My much anticipated second trip to the island country of Madagascar has finally arrived. In Madagascar for my doctoral research, the exciting part is the exploration of the flora and fauna unique to this region. Madagascar is home to more than 10,000 species of plants, 80% of which are found nowhere else in the world.
Nothing describes this uniqueness more than the observation made by Philibert Commerson (1727-1773), one of the earliest natural explorers of the country:
'May I announce to you that Madagascar is the naturalist’s promised land? Nature seems to have retreated there into a private sanctuary, where she could work on different models from any she has used elsewhere. There you meet bizarre and marvelous forms at every step…'
Manahòana is hello in Malagasy, the language of the Malagasy people which has an Indonesian origin. The Malagasy culture has strong influences from Indonesian/Malaysian and African settlers. In addition to Malagasy, French is spoken in the highly populated capital city of Antananarivo (Tana).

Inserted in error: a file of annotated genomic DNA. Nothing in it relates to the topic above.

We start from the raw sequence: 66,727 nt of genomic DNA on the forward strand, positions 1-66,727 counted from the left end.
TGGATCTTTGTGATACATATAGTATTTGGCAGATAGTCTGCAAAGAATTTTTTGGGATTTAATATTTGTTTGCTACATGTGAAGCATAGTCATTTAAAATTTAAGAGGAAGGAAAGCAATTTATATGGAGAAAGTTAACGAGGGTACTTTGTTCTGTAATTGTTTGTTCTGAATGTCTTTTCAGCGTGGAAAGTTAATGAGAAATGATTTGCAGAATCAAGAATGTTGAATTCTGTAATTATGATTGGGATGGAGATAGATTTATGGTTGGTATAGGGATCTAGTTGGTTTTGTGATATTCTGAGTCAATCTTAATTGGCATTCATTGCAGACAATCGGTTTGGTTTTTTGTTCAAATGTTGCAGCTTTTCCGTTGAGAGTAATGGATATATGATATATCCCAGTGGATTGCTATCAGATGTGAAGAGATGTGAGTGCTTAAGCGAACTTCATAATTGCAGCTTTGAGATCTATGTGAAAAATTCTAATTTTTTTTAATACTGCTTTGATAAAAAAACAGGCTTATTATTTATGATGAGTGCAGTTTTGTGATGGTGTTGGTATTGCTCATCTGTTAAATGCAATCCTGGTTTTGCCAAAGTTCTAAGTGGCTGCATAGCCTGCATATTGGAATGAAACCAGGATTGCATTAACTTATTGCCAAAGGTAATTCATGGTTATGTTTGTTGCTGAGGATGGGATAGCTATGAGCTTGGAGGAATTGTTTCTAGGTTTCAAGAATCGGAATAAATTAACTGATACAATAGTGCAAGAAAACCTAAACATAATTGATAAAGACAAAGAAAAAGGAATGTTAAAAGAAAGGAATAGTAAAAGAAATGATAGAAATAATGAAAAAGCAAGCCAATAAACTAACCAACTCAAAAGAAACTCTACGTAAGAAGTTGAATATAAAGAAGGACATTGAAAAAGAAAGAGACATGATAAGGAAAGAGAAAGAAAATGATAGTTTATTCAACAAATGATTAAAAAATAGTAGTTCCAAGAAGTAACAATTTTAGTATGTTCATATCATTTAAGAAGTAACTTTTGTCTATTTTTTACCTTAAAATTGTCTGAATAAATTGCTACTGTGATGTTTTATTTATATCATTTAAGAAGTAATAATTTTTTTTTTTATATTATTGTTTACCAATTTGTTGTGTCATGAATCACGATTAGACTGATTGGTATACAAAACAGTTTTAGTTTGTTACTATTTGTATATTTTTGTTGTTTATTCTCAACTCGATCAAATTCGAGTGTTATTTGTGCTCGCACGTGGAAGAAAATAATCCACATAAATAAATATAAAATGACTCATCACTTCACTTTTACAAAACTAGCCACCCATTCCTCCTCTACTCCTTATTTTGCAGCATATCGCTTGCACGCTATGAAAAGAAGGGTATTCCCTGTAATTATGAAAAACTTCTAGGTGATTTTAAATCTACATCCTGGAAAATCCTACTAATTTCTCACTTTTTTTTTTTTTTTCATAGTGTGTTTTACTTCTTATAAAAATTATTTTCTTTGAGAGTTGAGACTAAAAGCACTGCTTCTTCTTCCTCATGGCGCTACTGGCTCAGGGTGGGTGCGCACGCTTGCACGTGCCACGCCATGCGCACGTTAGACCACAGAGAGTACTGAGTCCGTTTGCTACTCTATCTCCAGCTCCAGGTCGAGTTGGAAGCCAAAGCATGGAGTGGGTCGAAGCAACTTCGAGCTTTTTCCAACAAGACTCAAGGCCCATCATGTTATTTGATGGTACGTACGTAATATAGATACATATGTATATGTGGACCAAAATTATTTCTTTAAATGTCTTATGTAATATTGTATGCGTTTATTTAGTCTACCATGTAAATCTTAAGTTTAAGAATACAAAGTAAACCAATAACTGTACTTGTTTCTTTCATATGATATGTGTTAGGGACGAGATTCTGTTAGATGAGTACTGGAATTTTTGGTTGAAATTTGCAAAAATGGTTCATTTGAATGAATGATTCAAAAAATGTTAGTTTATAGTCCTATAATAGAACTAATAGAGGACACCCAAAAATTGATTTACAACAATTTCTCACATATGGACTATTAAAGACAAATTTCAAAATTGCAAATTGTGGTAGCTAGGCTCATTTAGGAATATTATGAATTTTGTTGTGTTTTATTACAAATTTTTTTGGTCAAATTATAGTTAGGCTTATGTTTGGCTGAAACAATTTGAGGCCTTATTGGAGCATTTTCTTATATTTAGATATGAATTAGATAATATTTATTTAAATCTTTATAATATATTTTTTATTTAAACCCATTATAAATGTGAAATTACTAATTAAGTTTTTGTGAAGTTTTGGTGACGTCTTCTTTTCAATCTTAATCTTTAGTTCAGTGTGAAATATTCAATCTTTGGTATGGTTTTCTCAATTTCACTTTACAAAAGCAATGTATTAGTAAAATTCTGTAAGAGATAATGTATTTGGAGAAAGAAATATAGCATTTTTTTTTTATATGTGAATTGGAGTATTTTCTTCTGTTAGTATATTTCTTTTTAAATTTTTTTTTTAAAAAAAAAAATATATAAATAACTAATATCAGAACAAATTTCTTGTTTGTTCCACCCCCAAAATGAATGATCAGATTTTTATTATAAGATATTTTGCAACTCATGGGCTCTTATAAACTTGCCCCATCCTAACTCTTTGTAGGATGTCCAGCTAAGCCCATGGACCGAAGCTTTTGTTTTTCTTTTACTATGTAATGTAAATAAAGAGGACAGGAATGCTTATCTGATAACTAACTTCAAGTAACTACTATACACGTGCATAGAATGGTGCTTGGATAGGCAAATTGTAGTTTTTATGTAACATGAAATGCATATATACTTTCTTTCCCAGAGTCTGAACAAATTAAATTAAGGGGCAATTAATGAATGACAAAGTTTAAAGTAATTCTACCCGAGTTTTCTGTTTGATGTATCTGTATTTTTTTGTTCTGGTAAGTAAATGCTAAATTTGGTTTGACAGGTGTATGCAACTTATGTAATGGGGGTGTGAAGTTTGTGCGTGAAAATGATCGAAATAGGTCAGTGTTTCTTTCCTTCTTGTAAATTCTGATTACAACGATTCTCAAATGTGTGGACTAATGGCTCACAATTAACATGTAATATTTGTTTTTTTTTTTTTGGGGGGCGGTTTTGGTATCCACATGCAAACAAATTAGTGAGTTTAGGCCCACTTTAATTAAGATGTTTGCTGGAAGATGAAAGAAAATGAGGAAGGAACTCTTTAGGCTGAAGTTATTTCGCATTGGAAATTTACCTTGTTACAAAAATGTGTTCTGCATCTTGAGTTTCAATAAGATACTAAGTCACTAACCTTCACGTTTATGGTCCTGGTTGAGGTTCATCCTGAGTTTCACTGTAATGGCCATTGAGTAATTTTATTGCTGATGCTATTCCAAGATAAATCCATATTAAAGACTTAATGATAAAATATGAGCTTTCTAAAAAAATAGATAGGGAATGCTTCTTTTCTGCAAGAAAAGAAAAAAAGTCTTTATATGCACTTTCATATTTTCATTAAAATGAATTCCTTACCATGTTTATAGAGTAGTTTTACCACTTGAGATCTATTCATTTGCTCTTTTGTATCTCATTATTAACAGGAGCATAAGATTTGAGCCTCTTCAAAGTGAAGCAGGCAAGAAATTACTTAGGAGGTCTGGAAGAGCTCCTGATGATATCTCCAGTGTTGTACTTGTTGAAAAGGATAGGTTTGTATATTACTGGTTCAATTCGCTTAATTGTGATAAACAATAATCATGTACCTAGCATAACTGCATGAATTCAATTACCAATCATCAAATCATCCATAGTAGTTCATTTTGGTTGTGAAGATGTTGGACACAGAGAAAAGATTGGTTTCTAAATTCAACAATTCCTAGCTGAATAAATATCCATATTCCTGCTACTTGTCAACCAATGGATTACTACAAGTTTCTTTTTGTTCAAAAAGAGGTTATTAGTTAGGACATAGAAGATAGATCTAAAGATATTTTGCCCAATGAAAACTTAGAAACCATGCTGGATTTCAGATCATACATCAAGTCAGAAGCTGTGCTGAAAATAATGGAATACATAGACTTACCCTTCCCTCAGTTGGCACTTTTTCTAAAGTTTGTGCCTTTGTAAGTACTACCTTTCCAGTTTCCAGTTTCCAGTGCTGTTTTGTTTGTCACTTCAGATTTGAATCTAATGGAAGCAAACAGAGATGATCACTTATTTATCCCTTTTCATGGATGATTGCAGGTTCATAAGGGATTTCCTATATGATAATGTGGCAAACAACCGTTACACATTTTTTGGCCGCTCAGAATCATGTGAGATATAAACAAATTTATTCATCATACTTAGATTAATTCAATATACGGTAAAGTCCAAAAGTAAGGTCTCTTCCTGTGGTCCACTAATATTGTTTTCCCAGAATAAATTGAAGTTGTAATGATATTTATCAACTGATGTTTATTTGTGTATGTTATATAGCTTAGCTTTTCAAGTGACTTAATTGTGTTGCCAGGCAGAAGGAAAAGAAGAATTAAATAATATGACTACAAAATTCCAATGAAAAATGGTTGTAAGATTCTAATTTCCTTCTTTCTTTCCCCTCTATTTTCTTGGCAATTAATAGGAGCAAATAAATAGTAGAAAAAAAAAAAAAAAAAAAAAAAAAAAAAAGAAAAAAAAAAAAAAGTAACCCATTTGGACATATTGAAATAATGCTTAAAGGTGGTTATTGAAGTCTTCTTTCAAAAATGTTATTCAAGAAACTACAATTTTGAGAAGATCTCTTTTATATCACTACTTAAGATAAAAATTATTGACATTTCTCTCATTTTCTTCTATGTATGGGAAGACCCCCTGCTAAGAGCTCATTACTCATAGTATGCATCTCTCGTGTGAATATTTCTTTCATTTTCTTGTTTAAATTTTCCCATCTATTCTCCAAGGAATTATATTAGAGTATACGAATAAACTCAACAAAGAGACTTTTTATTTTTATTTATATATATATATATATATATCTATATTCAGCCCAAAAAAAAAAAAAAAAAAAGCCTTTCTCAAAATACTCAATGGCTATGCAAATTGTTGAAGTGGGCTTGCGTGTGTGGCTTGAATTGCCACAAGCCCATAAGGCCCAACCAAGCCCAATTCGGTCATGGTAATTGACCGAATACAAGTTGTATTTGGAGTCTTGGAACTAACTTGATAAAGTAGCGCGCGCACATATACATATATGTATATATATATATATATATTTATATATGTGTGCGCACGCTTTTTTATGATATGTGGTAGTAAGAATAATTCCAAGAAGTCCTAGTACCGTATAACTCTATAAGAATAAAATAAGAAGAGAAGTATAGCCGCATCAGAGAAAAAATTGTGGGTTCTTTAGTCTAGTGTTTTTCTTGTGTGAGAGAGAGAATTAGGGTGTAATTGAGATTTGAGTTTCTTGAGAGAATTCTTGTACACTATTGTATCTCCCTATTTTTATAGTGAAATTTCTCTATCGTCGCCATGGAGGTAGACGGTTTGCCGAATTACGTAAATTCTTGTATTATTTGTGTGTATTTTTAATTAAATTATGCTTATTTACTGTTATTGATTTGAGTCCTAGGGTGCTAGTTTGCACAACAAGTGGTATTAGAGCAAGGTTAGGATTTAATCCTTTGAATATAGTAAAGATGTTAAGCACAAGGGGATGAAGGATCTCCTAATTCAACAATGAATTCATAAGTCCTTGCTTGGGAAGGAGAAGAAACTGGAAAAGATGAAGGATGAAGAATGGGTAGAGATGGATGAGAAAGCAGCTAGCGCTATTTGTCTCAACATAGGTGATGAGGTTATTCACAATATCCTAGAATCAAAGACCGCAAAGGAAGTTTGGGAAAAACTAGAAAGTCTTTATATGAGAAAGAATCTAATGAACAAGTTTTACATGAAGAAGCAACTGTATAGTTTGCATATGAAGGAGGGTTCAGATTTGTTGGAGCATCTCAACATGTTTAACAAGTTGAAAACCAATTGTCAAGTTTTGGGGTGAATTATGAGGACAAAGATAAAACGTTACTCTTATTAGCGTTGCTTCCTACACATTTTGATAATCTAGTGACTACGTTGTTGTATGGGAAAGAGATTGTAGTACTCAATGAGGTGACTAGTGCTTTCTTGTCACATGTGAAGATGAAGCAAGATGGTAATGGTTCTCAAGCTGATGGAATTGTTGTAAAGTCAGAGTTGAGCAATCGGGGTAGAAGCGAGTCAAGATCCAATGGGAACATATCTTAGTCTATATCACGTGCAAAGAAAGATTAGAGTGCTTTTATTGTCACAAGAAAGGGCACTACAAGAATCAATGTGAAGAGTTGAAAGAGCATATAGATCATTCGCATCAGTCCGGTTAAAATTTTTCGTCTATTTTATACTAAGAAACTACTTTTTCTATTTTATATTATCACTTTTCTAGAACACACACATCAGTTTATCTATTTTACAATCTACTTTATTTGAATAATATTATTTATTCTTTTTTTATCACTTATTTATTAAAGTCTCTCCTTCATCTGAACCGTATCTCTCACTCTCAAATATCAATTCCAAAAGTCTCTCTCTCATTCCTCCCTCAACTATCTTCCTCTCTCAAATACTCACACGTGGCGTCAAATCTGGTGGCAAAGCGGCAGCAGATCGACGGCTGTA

Walking though the streets of Tana today, I can’t help but notice the cultural diversity of this city. The traffic is horrendous with street vendors peddling their wares to anyone that they can get their attention of. Mangoes are in season with a multitude of varieties on display. The hillsides are dotted purple with the Jacaranda in full bloom. Other flowering trees I recognize are the orange blooms of Erythrina and Spathodea campanulata.
I head off on field work tomorrow to the humid evergreen forest in the eastern part of the country. Staying in Ranomafana, I will be collecting leaf specimens of two different species of wild coffee (Coffea spp.) from the Coffee Research Station's field genebank run by FOFIFA (National Center of Applied Research and Rural Development) and from the nearby forests.